"Disk" configures the block device that will be used to store the data.
"Address" configures the IP address and port number of the host that will hold this DRBD device.
"Meta-disk" configures the location where the metadata about the DRBD device will be stored.
You can set this to internal and DRBD will use the physical block device to store the information, by recording the metadata within the last sections of the disk.
Once you have created your configuration file, you must conduct the following steps on both the nodes.

Create device metadata.

$ drbdadm create-md r0
v08 Magic number not found
Writing meta data...
initialising activity log
NOT initialized bitmap
New drbd meta data block sucessfully created.
success

Attach the backing device.
$ drbdadm attach r0

Set the syncronisation parameters.
$ drbdadm syncer r0

Connect it to the peer.
$ drbdadm connect r0

Run the service.
$ service drbd start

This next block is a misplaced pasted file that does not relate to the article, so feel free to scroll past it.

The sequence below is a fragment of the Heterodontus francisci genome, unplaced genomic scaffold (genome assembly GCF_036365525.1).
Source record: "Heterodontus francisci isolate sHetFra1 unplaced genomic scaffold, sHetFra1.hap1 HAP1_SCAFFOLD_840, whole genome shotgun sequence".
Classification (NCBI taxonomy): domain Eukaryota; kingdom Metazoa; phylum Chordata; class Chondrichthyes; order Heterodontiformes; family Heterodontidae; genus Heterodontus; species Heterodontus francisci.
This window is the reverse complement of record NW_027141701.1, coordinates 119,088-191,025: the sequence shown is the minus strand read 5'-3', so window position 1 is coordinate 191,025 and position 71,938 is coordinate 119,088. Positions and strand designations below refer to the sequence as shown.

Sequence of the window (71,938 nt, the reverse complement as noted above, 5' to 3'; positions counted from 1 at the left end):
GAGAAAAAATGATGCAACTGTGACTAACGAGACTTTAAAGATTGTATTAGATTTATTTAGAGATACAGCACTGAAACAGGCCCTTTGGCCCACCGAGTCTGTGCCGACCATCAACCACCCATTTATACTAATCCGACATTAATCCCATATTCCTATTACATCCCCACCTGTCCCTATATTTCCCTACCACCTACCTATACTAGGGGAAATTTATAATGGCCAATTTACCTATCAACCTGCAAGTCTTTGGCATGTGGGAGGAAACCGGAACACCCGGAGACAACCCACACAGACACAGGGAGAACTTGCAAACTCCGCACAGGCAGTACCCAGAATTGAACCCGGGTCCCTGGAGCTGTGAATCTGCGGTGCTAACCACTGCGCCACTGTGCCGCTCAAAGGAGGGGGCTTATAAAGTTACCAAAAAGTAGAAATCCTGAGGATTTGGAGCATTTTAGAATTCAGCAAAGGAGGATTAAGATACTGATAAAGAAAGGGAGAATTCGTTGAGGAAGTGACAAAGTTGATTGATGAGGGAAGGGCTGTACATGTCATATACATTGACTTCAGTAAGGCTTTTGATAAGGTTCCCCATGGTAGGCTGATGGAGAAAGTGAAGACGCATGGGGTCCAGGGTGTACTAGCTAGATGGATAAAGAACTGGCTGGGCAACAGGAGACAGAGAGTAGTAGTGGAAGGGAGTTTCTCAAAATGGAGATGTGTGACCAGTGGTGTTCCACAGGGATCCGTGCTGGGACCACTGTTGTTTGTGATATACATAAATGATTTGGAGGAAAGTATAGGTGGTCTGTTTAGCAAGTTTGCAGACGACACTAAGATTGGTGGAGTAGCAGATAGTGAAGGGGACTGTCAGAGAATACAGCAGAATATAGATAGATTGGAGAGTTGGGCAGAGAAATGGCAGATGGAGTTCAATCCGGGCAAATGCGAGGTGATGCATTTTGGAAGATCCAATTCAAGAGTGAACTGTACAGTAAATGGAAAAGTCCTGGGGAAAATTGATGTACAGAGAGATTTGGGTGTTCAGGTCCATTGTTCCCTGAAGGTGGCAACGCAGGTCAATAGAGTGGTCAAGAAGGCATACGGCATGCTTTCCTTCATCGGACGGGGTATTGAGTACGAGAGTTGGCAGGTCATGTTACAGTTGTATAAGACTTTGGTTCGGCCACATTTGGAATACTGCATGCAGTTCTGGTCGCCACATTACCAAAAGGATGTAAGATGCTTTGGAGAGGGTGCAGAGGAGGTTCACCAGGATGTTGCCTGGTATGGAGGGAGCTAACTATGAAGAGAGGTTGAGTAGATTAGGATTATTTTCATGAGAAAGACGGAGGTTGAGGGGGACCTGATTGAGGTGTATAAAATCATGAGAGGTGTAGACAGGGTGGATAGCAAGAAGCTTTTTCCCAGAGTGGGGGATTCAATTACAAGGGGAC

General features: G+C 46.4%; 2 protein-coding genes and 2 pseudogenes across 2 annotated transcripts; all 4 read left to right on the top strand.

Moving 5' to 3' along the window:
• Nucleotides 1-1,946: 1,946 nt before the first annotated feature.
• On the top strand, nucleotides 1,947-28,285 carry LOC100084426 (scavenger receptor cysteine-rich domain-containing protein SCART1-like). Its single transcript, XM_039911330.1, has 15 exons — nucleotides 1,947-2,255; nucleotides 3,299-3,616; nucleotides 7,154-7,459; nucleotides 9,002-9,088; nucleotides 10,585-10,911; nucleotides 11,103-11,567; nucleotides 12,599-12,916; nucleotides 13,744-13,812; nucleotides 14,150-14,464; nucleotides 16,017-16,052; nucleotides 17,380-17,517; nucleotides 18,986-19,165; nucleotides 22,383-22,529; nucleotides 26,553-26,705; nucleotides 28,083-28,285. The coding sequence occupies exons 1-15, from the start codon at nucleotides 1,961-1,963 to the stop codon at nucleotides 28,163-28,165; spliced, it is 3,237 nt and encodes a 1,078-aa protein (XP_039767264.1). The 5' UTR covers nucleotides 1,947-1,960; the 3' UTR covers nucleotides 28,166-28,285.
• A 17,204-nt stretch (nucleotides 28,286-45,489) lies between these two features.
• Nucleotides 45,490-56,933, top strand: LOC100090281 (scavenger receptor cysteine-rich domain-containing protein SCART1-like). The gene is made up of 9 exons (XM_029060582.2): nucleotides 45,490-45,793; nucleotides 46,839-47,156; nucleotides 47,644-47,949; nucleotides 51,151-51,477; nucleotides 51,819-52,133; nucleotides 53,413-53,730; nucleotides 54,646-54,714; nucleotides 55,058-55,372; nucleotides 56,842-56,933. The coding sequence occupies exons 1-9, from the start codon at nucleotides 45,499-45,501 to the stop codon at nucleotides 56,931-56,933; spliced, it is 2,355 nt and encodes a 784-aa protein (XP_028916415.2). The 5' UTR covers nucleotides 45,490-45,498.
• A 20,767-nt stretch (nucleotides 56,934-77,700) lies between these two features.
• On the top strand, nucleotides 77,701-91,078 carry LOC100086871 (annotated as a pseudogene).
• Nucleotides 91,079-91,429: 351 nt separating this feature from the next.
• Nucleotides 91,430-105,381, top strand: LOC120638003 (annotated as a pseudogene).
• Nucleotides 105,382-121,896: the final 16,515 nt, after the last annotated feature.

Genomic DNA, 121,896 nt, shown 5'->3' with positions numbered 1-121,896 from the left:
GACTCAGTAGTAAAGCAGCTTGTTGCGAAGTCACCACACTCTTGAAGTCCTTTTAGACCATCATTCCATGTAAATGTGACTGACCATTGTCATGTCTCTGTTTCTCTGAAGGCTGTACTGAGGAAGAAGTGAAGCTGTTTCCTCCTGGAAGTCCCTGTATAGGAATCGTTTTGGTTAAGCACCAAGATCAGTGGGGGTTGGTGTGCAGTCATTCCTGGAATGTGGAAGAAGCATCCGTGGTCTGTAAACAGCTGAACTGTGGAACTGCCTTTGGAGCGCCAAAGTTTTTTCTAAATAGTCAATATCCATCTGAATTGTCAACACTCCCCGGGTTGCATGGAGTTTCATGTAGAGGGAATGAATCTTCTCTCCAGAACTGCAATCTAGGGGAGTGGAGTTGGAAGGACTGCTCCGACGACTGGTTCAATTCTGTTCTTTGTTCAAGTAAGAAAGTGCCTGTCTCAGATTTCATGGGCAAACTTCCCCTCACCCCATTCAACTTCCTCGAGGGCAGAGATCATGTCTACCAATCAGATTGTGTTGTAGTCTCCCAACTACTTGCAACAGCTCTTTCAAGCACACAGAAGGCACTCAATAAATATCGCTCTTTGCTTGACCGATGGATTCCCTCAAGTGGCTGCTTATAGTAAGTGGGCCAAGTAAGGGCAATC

Heartbeat:

Heartbeat provides the IP redundancy and the service HA functionailty.
On the failure of the primary node the VIP is assigned to the secondary node and the services configured to be HA are started on the secondary node.

Heartbeat configuration:

/etc/ha/ha.conf

## /etc/ha.d/ha.cf on node1
## This configuration is to be the same on both machines
## This example is made for version 2, comment out crm if using version 1
// replace the node variables with the names of your nodes.

crm no
keepalive 1
deadtime 5
warntime 3
initdead 20
bcast eth0
auto_failback yes
node bailey
node giskard

/etc/ha.d/authkeys
// The configuration below set authentication off, and encryption off for the authentication of nodes and their packets.